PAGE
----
The posterior femoral cutaneous nerve is the only other branch of the sacral plexus that receives fibers from both the anterior and posterior rami. Its fibers originate from the S1, S2 and S3 nerve roots. The nerve has a ventrodorsal and craniocaudal range of cutaneous and fascial supply between the anterior and posterior axillary lines from the buttock to the middle of the calf muscles. The nerve enters the posterior thigh by way of the greater sciatic notch, inferior to piriformis, deep to the inferior gluteal artery and superior to the gemelli, obturator internus and the sciatic nerve. The posterior femoral cutaneous nerve also gives rise to gluteal branches that give cutaneous supply to the contour of the buttock and a long peroneal branch that innervates two thirds of the posterolateral aspect of the scrotum (or labium majus).

The anterior rami of S2, S3 and S4 merge on the anterior surface of piriformis (posterior to the inferior gluteal artery) to form the pudendal nerve. The pudendal nerve then travels inferiorly around the sacrospinous ligament to enter the pudendal canal with the pudendal vessels. It gives rise to:

  1. an inferior rectal nerve that innervates the external anal sphincter, anal canal and perianal skin,
  2. a terminal perineal nerve that gives cutaneous supply to part of the posterior scrotum (vulva), mucus membrane of the urethra and vagina, and motor innervation to the muscles of the perineum,
  3. and a terminal dorsal nerve of the clitoris (penis) that gives cutaneous innervation to this region.

The last two branches of the sacral plexus are the nerve to levator ani and the ischiococcygeus muscle, and the perineal branch of S4. The former provides motor innervation to the pelvic part of the muscles for which they are named. The latter gives muscular innervation to pubourethralis, puborectalis and the pubovaginalis portions of levator ani. It also gives cutaneous supply to the region above the ischioanal fossa.

Mnemonics

Although there are only seven major branches of the sacral plexus to remember, keeping the nerve roots in order can be tricky. Here are a few tips that can assist in keeping things straight:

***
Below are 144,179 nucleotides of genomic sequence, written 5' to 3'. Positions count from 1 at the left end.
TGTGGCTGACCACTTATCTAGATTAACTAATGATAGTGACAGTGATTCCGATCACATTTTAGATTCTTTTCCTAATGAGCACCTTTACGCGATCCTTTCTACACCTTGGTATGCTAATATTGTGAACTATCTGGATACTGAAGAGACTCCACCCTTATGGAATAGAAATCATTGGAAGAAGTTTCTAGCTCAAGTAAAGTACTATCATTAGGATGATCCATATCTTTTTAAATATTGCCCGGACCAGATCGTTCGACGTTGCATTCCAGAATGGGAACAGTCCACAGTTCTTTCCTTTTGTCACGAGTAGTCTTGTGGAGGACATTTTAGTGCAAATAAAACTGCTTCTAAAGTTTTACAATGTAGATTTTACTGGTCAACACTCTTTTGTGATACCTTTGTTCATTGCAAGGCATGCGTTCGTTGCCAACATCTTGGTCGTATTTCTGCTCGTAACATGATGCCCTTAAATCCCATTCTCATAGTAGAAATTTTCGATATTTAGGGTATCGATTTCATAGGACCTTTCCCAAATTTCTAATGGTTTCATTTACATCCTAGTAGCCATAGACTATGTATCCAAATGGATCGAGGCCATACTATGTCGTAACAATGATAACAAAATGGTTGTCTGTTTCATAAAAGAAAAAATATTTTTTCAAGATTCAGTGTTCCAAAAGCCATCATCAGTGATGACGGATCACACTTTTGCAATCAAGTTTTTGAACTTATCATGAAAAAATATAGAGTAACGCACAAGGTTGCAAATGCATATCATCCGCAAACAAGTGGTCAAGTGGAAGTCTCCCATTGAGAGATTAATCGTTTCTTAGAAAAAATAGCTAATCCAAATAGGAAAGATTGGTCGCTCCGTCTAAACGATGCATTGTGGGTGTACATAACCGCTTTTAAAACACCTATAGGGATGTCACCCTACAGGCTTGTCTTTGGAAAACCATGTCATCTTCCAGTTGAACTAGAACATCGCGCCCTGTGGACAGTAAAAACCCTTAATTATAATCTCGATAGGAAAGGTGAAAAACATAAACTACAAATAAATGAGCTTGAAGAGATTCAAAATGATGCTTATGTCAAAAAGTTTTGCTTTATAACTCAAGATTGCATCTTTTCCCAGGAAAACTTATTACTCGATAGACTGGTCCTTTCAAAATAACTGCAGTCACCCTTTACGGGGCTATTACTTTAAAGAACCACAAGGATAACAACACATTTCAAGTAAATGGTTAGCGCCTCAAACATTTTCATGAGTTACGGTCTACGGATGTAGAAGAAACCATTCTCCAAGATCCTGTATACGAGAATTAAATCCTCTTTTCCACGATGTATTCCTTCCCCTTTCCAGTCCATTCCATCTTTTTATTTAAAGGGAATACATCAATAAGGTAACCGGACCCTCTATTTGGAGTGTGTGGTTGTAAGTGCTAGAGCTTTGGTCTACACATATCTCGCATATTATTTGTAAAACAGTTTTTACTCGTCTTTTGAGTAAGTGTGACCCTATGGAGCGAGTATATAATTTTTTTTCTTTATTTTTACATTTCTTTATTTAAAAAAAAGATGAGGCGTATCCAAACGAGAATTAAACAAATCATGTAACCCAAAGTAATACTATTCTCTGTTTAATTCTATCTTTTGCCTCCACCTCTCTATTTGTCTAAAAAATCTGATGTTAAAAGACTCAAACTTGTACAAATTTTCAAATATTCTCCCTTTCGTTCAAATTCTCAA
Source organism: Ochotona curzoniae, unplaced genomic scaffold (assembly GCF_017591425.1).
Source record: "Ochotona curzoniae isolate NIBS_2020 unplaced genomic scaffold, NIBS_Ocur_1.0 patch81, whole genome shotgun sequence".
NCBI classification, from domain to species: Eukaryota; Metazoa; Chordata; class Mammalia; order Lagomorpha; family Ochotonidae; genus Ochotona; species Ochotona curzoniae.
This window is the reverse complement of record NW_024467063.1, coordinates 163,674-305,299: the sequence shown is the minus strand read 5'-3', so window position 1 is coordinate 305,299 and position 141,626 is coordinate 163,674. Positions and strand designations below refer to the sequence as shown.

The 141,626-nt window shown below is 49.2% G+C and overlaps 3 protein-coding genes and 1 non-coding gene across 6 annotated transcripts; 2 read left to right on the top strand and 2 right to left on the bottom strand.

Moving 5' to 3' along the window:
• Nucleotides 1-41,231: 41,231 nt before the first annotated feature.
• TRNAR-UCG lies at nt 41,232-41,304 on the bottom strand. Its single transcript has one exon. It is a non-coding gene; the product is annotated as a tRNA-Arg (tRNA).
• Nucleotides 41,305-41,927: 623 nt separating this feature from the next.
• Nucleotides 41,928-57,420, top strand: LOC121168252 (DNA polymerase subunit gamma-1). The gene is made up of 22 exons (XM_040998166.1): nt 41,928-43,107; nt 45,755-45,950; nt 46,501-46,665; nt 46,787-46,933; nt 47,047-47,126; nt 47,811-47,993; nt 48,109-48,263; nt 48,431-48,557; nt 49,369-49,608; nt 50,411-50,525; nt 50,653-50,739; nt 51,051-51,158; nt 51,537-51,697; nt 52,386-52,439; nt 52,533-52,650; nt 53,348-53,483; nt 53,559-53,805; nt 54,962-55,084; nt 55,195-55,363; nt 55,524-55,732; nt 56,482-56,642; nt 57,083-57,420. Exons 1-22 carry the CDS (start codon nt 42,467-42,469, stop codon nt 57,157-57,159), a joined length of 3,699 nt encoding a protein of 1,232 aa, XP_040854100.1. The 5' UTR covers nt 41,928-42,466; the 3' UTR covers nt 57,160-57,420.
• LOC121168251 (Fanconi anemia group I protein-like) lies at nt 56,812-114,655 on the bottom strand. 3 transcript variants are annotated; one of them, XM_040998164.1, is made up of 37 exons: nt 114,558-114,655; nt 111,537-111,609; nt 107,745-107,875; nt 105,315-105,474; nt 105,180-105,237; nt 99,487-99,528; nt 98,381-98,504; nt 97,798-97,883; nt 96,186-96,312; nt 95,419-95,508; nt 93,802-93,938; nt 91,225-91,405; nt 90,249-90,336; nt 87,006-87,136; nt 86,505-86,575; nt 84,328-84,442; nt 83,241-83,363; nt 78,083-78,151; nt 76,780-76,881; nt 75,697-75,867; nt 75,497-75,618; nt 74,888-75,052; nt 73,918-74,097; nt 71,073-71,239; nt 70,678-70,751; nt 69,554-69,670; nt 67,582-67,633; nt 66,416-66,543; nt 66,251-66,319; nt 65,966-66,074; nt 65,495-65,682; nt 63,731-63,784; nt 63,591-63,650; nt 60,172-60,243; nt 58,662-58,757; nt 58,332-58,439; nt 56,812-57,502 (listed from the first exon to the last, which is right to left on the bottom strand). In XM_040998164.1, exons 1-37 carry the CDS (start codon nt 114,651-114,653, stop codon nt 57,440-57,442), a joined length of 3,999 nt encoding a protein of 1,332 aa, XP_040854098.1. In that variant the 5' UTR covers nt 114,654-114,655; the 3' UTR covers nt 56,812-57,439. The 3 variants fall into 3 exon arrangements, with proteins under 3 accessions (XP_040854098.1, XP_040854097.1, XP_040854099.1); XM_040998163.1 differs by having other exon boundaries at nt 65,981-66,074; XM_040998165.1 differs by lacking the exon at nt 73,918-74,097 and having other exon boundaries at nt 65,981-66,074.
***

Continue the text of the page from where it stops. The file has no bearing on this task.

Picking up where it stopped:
1. All the nerves of the lumbar plexus arise from three nerve roots EXCEPT the sciatic nerve, which has five nerve roots.
  2. The superior gluteal nerve and the nerve to quadratus femoris/inferior gemellus share the same nerve roots (L4, L5 and S1).
  3. Similarly, the inferior gluteal nerve and the nerve to obturator internus/superior gemellus also share the same nerve roots (L5, S1 and S2).
  4. There are five P’s:
  • Nerve to Piriformis
  • Posterior femoral cutaneous nerve
  • Perforating cutaneous nerve
  • Pudendal nerve
  • Perineal branch of the 4th sacral nerve

   5. Finally, the major branches can be remembered as SIPPS:

  • S – Superior gluteal nerve (nerve to quadratus femoris/inferior gemellus may be associated here since they share nerve roots)
  • I – Inferior gluteal nerve (nerve to obturator internus/superior gemellus may be associated here since they share nerve roots)
  • P – Posterior cutaneous nerve of thigh
  • P – Pudendal nerve
  • S – Sciatic nerve
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Show references

References:

  • Hansen, J. and Netter, F. (2014). Netter's Atlas of Human Anatomy. 6th ed. Philadelphia, Penn.: Sanders Elsevier, pp.486, 489.
  • Sinnatamby, C. and Last, R. (2011). Last's Anatomy. 12th ed. Edinburgh: Churchill Livingstone/Elsevier, pp.326-327.

Author and Layout:

  • Lorenzo A. Crumbie
  • Catarina Chaves

Illustrators:         

  • Sacral plexus (green) - female - Irina Münstermann
  • Sacral plexus (green) - anterior view - Yousun Koh 
© Unless stated otherwise, all content, including illustrations are exclusive property of Kenhub GmbH, and are protected by German and international copyright laws. All rights reserved.